How about if you build something to enclose the permanent stove so it could be used outside, rather than using the portable stove inside?
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Old 08-26-2007, 12:07 PM   #18
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How about if you build something to enclose the permanent stove so it could be used outside, rather than using the portable stove inside?
Sort of a "reverse engineering" thing. I'll take a look at that. Might be more work though in the long run and I'd end up with a 25 year old stove vs a new one.
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Old 08-26-2007, 12:33 PM   #19
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Yes, this is a common setup for tent trailers, and makes sense to me (one less thing to carry). Those inside/outside stoves are based on a design which is normally built in, not a portable unit.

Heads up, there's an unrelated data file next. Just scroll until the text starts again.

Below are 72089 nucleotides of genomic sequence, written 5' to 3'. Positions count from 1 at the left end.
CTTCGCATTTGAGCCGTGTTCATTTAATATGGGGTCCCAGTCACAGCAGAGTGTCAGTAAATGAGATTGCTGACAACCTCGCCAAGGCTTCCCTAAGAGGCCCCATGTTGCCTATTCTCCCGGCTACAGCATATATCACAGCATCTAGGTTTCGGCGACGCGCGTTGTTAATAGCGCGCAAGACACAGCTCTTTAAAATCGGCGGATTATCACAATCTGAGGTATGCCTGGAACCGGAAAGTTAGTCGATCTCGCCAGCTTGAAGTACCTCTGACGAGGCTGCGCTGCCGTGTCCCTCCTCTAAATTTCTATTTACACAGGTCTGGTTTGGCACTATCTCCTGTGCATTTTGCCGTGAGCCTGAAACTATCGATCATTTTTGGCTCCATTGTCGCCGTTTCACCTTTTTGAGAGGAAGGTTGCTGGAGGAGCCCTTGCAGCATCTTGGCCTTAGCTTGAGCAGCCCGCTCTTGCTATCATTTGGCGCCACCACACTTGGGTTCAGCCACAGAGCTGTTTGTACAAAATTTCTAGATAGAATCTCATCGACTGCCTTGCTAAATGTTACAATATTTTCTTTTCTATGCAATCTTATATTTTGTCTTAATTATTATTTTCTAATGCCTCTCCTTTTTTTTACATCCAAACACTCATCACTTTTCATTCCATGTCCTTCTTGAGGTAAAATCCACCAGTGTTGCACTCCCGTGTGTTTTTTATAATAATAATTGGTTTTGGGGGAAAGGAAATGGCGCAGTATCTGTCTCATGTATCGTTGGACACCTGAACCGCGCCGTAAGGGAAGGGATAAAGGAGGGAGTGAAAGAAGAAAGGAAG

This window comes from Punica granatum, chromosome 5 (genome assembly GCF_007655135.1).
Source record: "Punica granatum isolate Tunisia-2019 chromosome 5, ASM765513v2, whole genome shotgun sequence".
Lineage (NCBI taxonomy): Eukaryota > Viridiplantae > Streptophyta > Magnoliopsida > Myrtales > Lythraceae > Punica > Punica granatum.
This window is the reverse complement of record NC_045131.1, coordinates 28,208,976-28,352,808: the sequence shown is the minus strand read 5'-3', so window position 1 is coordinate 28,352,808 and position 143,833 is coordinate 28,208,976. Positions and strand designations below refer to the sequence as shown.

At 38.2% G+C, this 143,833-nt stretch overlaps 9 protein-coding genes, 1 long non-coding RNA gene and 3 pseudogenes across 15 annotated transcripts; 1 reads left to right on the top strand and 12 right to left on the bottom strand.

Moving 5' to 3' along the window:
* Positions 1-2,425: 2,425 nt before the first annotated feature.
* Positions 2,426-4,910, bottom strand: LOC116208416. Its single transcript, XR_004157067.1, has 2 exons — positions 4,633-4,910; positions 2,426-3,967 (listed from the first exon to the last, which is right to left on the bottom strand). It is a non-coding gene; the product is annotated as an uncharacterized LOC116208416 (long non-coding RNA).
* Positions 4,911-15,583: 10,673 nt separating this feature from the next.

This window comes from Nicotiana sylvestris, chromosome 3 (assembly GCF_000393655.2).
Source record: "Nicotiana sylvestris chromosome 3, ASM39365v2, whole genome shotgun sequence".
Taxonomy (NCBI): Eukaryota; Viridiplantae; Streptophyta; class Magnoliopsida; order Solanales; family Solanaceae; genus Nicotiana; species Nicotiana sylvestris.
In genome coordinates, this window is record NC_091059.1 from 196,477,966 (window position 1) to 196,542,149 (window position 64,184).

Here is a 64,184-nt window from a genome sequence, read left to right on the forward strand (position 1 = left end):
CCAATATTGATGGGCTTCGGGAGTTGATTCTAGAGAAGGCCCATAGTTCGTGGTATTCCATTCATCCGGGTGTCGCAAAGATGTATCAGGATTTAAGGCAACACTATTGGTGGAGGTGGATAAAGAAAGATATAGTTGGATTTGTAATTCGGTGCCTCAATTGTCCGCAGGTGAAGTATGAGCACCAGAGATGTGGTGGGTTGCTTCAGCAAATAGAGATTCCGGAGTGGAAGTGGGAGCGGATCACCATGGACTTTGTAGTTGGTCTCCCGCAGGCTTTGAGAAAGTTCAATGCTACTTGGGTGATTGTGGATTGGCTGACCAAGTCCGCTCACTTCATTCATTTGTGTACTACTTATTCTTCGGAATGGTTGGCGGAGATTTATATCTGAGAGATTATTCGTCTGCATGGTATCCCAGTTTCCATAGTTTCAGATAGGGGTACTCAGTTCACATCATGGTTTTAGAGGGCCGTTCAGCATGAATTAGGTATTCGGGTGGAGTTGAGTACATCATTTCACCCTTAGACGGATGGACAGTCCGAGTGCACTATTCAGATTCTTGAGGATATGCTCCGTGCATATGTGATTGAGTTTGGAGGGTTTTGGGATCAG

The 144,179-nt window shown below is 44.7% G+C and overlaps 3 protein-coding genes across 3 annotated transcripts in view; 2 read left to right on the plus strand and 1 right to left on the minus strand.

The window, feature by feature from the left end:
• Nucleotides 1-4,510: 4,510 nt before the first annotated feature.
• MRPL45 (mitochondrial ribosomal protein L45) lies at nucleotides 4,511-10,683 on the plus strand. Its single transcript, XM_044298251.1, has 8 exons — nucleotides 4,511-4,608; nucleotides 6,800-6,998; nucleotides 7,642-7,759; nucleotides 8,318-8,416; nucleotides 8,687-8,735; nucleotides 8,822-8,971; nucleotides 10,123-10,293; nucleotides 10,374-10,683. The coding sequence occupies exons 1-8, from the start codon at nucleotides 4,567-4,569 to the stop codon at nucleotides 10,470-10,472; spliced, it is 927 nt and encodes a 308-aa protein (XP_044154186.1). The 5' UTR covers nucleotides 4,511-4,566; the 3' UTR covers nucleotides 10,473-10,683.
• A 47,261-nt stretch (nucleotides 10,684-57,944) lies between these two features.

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How about if you build something to enclose the permanent stove so it could be used outside, rather than using the portable stove inside?
I agree, Frederick... that's the normal approach.

On issue which no one has mentioned is height. The inside/outside tent trailer systems normally put the stove on a base which sits on an extra-low counter in the trailer, which puts the burner tops at about normal counter height. Blanking off a built-in stove mounting location (or even worse, building up a cover over a built-in) places the stove quite high, which can be an issue for clearance to the upper cabinets.

Some custom counter work could also mean opening up the front for control knob access.

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Might be more work though in the long run and I'd end up with a 25 year old stove vs a new one.
Good point, but by the time this is done well in any design it will be enough work that it might be worth splurging on a new stove anyway. How about a brand new built-in type stove already in the inside/outside housing, purchased as a tent trailer replacement part?
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Old 09-05-2007, 07:20 PM   #20